Taiwan will find its own way, despite not being a part of the Regional Comprehensive Economic Partnership (RCEP), Minister of Economic Affairs Wang Mei-hua (王美花) said yesterday.
Fifteen Asia-Pacific nations — the 10 ASEAN members, as well as Australia, China, Japan, New Zealand and South Korea — signed the trade deal on Sunday. The members together account for about one-third of the world’s GDP.
Responding to media reports that Taiwan would be left “out in the cold” or “marginalized economically” after the signing of the RCEP, Wang said the effects of the deal would not be “overwhelming” or “immediate.”
“After going through the details it seems that the level of trade liberalization with the RCEP is relatively low,” Wang said. “We do not think it will have a large impact on Taiwanese businesses in the short term.”
“However, of course, we will communicate as soon as possible with business leaders in affected industries to figure out how to improve our competitiveness,” she said.
The local industries that are most likely to be affected are steel, petrochemicals, machinery and textiles, Wang said.
Although subsidies are not being considered, the ministry is open to “helping Taiwanese businesses with research and development,” she said.
The impact of the RCEP is lessened by the fact that many of the signatory nations already have free-trade agreements (FTAs) in place, and many “sensitive items” are not included in the list of goods affected by the deal, Wang said.
“Most of the ASEAN countries already have FTAs with Japan, South Korea and China, and the RCEP does not go far beyond those FTAs in terms of cutting tariffs,” she said. “The bigger deal is, with the RCEP, China and Japan now effectively have an FTA, as do South Korea and Japan.”
Wang said that some items “sensitive to Taiwan,” such as machine tools and upstream materials for nylon fabric, were not liberalized.
“Some of the items we find sensitive are also sensitive to China,” Wang added.
She said that it would have been politically insupportable for Taiwan to try and gain entry into the Beijing-driven RCEP.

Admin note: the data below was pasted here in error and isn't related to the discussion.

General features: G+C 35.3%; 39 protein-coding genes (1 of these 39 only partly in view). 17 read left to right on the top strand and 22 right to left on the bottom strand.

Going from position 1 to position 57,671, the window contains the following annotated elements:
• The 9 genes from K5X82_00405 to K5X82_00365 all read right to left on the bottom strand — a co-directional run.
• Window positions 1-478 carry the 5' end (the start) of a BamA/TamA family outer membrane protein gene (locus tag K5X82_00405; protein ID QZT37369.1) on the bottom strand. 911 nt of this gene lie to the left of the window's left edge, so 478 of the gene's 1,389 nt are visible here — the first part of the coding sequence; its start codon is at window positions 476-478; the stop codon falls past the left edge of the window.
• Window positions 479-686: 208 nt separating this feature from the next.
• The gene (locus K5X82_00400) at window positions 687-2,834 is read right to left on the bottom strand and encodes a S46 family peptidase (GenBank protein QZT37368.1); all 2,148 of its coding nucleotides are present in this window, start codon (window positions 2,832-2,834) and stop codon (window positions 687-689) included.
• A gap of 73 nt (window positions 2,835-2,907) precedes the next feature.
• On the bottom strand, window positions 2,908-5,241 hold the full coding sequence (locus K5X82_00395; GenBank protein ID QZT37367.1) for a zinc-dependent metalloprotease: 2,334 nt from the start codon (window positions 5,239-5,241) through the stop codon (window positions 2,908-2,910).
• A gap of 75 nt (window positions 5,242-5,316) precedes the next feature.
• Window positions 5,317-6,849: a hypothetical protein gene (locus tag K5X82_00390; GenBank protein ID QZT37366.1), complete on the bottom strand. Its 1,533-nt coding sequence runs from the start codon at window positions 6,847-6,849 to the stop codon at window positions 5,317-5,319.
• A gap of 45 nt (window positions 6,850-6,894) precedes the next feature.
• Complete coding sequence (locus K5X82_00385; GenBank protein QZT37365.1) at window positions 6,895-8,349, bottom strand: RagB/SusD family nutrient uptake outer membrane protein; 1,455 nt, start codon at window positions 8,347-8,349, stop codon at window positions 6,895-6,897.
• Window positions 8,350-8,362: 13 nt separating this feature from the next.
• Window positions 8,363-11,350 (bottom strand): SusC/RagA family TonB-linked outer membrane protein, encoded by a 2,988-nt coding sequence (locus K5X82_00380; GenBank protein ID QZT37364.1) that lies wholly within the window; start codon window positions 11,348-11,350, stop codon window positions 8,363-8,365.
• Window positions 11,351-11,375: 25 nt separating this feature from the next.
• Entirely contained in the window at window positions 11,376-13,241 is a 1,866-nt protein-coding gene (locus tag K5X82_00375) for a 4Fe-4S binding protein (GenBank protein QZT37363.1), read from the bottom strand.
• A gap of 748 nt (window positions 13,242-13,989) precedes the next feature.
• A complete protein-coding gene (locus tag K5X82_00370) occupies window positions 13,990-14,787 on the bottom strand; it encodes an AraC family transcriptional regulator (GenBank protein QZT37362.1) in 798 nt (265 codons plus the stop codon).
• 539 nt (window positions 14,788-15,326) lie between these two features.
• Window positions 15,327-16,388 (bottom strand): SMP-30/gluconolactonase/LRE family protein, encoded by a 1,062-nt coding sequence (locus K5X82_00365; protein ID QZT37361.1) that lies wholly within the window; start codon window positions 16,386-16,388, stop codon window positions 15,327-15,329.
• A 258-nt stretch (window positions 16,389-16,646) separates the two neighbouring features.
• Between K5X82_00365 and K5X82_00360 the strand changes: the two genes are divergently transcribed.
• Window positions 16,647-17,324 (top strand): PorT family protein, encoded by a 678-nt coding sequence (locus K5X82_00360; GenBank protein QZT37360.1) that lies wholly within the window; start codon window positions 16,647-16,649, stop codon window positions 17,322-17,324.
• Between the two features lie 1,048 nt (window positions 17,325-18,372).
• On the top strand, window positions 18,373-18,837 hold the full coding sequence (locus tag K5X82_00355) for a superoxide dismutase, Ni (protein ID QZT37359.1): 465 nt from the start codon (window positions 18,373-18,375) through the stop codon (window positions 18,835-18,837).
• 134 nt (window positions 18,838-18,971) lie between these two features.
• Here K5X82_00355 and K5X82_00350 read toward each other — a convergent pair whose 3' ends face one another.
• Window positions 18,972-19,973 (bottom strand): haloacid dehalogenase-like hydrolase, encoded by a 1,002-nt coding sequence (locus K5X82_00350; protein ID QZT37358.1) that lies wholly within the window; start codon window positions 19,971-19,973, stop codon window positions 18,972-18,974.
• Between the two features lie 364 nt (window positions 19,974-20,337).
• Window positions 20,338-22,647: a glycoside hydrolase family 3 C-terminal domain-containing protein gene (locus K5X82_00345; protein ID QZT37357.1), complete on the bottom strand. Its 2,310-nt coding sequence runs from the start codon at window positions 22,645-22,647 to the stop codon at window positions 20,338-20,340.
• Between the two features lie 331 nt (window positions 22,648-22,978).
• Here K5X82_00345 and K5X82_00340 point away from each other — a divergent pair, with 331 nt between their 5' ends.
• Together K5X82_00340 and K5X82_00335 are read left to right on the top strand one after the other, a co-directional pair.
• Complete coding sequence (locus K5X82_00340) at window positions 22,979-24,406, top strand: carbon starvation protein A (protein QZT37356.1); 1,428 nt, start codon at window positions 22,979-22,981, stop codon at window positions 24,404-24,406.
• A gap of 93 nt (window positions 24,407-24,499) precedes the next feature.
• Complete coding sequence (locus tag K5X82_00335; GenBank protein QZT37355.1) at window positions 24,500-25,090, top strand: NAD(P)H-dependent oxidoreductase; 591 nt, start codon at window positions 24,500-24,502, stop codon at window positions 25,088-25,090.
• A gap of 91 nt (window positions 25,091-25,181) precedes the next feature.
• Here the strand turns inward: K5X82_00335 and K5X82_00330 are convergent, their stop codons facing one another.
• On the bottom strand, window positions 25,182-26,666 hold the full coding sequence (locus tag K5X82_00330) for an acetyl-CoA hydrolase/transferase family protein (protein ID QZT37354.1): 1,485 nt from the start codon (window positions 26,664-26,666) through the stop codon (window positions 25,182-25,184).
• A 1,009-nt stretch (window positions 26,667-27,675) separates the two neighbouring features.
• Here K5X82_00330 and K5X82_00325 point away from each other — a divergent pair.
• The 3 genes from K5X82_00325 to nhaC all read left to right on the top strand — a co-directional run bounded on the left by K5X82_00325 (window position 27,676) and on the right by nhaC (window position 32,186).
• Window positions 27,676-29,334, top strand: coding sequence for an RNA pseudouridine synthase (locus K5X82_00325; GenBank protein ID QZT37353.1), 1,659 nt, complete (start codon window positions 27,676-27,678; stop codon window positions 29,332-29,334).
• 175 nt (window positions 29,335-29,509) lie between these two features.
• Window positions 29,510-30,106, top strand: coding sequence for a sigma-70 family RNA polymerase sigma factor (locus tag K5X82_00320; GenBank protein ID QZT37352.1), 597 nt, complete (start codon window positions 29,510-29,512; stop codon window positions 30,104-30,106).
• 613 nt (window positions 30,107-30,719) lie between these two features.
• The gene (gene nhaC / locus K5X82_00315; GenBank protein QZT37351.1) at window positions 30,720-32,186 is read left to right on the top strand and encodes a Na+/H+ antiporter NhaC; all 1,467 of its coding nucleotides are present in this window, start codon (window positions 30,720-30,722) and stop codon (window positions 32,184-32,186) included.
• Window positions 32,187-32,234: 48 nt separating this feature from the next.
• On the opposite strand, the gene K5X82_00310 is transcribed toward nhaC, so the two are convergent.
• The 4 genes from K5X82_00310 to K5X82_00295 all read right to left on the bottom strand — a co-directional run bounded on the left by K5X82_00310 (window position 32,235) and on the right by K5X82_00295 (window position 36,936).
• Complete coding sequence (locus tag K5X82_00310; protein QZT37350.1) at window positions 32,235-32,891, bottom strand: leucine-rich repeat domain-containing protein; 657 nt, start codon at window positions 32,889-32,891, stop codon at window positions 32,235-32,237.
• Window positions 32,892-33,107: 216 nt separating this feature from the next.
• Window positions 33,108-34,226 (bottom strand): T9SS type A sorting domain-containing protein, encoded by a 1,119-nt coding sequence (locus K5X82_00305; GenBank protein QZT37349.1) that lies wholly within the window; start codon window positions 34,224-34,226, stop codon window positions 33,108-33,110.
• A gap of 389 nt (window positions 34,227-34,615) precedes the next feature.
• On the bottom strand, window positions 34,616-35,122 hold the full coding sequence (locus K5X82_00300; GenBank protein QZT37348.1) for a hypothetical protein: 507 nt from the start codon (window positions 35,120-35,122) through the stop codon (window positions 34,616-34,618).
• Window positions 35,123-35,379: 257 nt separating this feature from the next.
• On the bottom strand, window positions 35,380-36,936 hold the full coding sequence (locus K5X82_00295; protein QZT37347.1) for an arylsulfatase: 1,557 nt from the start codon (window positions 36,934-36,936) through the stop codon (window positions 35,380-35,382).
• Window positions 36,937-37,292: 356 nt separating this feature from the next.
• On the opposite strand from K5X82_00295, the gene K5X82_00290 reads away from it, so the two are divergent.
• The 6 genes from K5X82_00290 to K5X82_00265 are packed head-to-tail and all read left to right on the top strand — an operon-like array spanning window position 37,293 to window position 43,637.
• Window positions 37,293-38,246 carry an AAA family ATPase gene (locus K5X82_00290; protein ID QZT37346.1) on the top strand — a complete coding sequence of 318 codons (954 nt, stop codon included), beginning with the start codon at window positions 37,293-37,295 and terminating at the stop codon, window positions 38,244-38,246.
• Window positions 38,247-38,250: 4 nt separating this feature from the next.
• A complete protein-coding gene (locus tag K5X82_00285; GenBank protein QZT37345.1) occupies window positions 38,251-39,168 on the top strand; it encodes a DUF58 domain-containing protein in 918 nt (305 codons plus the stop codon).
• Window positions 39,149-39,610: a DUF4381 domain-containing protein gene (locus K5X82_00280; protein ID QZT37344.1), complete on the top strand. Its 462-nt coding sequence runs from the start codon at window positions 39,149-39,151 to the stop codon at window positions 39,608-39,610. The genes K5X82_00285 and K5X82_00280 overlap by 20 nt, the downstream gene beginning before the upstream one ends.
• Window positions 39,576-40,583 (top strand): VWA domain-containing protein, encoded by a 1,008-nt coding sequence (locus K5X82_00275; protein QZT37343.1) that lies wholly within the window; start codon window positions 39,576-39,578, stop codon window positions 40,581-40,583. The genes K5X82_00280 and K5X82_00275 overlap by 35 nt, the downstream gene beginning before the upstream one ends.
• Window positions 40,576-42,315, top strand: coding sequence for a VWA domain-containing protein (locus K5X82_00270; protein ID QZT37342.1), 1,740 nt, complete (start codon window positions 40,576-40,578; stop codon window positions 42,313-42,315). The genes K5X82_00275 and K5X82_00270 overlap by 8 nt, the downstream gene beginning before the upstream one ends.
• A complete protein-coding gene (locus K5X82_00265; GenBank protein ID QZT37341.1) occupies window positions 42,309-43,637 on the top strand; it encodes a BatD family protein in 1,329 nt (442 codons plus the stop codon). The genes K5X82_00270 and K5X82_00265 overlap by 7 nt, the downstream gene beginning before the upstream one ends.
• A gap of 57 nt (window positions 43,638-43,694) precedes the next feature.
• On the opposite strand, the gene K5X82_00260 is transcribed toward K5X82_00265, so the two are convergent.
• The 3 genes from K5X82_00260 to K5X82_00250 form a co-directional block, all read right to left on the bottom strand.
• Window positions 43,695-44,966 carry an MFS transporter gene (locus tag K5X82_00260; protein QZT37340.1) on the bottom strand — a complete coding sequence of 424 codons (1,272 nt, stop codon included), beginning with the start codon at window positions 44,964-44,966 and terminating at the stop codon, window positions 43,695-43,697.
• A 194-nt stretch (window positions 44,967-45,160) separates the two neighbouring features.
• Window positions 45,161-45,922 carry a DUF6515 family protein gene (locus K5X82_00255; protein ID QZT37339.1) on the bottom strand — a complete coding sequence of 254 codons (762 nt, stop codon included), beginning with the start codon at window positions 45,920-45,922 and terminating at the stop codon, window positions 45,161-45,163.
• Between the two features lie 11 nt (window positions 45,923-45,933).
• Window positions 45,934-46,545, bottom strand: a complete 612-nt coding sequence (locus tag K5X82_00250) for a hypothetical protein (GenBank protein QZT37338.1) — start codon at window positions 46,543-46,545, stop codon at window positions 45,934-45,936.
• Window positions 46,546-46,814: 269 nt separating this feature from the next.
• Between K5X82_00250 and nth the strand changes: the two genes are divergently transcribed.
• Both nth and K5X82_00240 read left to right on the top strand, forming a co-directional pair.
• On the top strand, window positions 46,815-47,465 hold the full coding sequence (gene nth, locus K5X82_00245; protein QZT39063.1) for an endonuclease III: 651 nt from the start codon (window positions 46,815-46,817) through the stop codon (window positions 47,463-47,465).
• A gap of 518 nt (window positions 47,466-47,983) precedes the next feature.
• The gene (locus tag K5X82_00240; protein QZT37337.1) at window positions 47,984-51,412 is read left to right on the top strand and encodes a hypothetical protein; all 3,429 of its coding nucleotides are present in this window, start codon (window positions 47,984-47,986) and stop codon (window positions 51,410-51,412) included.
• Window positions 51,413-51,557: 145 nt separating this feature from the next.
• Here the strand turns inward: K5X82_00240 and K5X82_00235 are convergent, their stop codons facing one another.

“If we had pursued our inclusion in [the RCEP], we would have required the consent of all the countries, including China,” Wang said. “As a condition, China would have certainly demanded that Taiwan agree to the ‘1992 consensus.’ Is this something our people can live with?”
Citing the strength of Taiwanese manufacturers, Wang said Taiwan would strive to participate in other trade deals, including the Comprehensive and Progressive Agreement for Trans-Pacific Partnership.
“We are still protected by the Informational Technology Agreement under the WTO, and this ensures that more than half of our exports are tariff-free,” she said.
“When one path is blocked off, we will find another way through,” Wang added.
The “1992 consensus” — a term former Mainland Affairs Council chairman Su Chi (蘇起) in 2006 admitted making up in 2000 — refers to a tacit understanding between the Chinese Nationalist Party (KMT) and the Chinese Communist Party that both sides acknowledge there is “one China,” with each side having its own interpretation of what “China” means.
Tesla Inc temporarily halted some production at its auto assembly plant in California because of problems with its supply chain, but work has begun to resume, CEO Elon Musk told employees in an e-mail on Thursday. “We are experiencing some parts supply issues, so took the opportunity to bring Fremont production down for a few days to do equipment upgrades and maintenance,” Musk said in an all-staff message seen by Bloomberg. The factory was “back up and running as of yesterday,” and would rapidly ramp up to full production of Model 3 and Model Y cars “over the next several days,”
Taiwan Semiconductor Manufacturing Co (TSMC, 台積電) is expected to post a 25 percent year-on-year increase in sales in the first quarter of this year to US$12.91 billion, up from US$10.31 billion a year earlier, as its production is at full capacity, market advisory firm TrendForce Corp said in a note last week. The increase would help TSMC cement its leadership in the industry by taking a 56 percent market share in the global pure wafer foundry business, TrendForce said. Its forecast was in line with TSMC’s estimate in January, which pointed to a range of US$12.7 billion to US$13 billion for the
MULTI-USE: The arrangement of seats in future vehicles would be different, allowing passengers to do everything they do at home, the CEO of the firm’s EV platform said Electric vehicles (EVs) developed on a Hon Hai Precision Industry Co (鴻海精密) platform would be built like “a smartphone on a different platform,” Jack Cheng (鄭顯聰), chief executive officer of the Hon Hai-initiated MIH Open Platform Alliance, said on Saturday. It would be the ultimate goal to make vehicles built on the platform an extension of the driver’s home, he said during an online presentation. The alliance aims to provide resources to automakers and boost Taiwan’s EV development, with a vision to make an EV its owner’s “second home,” Cheng said. “Whatever they can do in their home, they will be able
Taiwan Semiconductor Manufacturing Co (TSMC, 台積電) was on Thursday set to sell local currency bonds, as it prepared for a spending blitz amid a global chip shortage. The world’s largest contract chipmaker planned to price about NT$16 billion (US$565.25 million) of notes in three parts in an auction, though the actual issuance size might change. The manufacturer would have to contend with a recent rise in rates globally that has sent many corporate bond yields up from record lows in the past few weeks. The debt offering comes at a promising time for the semiconductor industry as the world scrambles its way